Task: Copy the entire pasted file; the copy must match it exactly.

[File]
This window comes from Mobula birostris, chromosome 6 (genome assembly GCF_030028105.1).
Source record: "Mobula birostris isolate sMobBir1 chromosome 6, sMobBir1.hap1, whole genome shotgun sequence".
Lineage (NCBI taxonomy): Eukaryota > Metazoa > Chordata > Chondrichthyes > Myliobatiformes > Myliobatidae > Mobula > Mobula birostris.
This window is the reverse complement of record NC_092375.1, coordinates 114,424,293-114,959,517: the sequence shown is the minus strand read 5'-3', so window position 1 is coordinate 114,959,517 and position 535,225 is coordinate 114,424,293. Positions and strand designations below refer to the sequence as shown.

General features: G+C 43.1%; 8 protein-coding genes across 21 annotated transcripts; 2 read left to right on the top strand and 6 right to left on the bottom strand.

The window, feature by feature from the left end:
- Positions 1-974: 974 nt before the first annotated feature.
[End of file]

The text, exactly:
This window comes from Mobula birostris, chromosome 6 (genome assembly GCF_030028105.1).
Source record: "Mobula birostris isolate sMobBir1 chromosome 6, sMobBir1.hap1, whole genome shotgun sequence".
Lineage (NCBI taxonomy): Eukaryota > Metazoa > Chordata > Chondrichthyes > Myliobatiformes > Myliobatidae > Mobula > Mobula birostris.
This window is the reverse complement of record NC_092375.1, coordinates 114,424,293-114,959,517: the sequence shown is the minus strand read 5'-3', so window position 1 is coordinate 114,959,517 and position 535,225 is coordinate 114,424,293. Positions and strand designations below refer to the sequence as shown.

General features: G+C 43.1%; 8 protein-coding genes across 21 annotated transcripts; 2 read left to right on the top strand and 6 right to left on the bottom strand.

The window, feature by feature from the left end:
- Positions 1-974: 974 nt before the first annotated feature.